How Does Your Restaurant Compare? Q1 2016 Benchmarking Update

Each quarter, we take a look at the operating results of publicly traded restaurant companies and compile useful insights on their performance and the economic factors affecting the industry. Continue reading for timely benchmarking information for the first quarter of 2016.

The industry started off the year struggling to maintain flat-to-positive same-store sales across all segments. Menu price increases helped buoy same-store sales growth at many companies with little to no improvement in traffic. The pizza and quick-serve segments exhibited the strongest same-store sales growth, with 2.7 and 2.8 percent increases, respectively. The fast-casual segment continued to grow; however, this quarter, its same-store sales rose by a mere 0.4 percent, primarily as a result of Chipotle Mexican Grill’s 29.7 percent decline.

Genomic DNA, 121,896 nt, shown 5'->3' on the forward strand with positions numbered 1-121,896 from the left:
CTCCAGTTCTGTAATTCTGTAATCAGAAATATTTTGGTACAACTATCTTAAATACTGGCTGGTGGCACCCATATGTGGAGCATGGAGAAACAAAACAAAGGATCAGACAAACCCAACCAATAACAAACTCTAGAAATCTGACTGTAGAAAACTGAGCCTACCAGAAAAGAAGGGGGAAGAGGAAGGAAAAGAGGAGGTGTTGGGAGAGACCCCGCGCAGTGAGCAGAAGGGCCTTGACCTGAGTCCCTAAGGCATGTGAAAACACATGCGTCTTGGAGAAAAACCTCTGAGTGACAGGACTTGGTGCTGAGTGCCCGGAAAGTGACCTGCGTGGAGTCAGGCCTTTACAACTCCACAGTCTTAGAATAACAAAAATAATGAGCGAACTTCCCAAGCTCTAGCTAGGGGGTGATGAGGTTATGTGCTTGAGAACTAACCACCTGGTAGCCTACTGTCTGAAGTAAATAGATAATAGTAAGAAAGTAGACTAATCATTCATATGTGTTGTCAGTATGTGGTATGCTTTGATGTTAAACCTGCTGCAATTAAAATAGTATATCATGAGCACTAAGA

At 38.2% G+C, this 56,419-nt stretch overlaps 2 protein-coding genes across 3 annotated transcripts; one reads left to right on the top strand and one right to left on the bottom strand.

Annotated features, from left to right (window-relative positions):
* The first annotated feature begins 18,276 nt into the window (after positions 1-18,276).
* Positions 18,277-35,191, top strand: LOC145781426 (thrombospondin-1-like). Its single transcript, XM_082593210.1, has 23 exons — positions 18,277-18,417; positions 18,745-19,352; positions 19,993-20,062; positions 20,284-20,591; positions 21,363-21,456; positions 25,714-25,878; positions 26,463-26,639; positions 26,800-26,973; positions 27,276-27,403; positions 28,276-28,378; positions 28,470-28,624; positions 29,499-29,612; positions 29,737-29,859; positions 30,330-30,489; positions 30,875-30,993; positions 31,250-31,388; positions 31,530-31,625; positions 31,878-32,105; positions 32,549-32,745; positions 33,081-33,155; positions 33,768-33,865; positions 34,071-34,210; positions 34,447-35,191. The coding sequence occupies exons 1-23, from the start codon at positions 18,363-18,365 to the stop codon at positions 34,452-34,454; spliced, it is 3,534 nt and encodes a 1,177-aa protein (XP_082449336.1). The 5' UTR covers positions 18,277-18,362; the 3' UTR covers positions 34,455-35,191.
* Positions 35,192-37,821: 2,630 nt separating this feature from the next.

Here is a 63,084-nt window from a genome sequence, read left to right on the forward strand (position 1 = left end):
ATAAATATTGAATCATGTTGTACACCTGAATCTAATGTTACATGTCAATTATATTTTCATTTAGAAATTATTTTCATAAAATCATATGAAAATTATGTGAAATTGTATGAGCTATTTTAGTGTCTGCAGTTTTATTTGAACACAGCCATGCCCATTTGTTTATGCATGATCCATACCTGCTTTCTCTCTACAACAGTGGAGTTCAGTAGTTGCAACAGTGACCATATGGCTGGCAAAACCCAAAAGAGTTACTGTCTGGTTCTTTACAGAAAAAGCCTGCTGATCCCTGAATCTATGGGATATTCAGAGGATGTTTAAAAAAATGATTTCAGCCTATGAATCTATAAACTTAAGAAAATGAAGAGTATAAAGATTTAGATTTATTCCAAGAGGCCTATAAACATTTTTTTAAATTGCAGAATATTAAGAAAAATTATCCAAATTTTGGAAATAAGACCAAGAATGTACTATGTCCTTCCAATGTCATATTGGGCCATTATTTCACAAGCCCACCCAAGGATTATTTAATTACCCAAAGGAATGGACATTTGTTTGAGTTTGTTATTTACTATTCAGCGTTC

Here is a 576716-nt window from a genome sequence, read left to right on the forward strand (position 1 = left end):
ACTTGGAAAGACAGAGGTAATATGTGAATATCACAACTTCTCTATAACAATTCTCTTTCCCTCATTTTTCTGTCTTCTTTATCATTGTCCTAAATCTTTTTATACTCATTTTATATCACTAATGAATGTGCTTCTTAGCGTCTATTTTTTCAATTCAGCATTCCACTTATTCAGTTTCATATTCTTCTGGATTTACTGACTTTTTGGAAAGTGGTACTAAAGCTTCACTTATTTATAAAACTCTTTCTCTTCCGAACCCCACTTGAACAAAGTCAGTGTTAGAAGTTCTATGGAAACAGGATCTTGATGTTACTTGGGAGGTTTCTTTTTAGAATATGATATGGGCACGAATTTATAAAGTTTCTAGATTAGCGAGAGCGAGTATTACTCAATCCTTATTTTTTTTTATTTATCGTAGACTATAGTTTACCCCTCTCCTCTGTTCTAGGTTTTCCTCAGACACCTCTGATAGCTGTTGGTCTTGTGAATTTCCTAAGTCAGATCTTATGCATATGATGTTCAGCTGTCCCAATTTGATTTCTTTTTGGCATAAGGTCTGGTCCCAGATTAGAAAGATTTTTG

Meanwhile, labor costs rose across the board, largely due to a competitive labor market, minimum wage increases and costs related to the Affordable Care Act. On a positive note, commodity prices continued to decline.

Wondering how to benchmark a private company against the report? We've found that on average, when compared to public companies, medium-sized private companies’ prime costs were one to two percent higher. However, the best performing private company participants—those in the highest quartile—had prime costs three percent lower than the average public company.

For a more complete view of Q1 and to see our predictions for the year ahead, view and download the full report here. And be sure to follow @BDORestaurant to stay up-to-date with the Restaurant Practice’s latest insights. 

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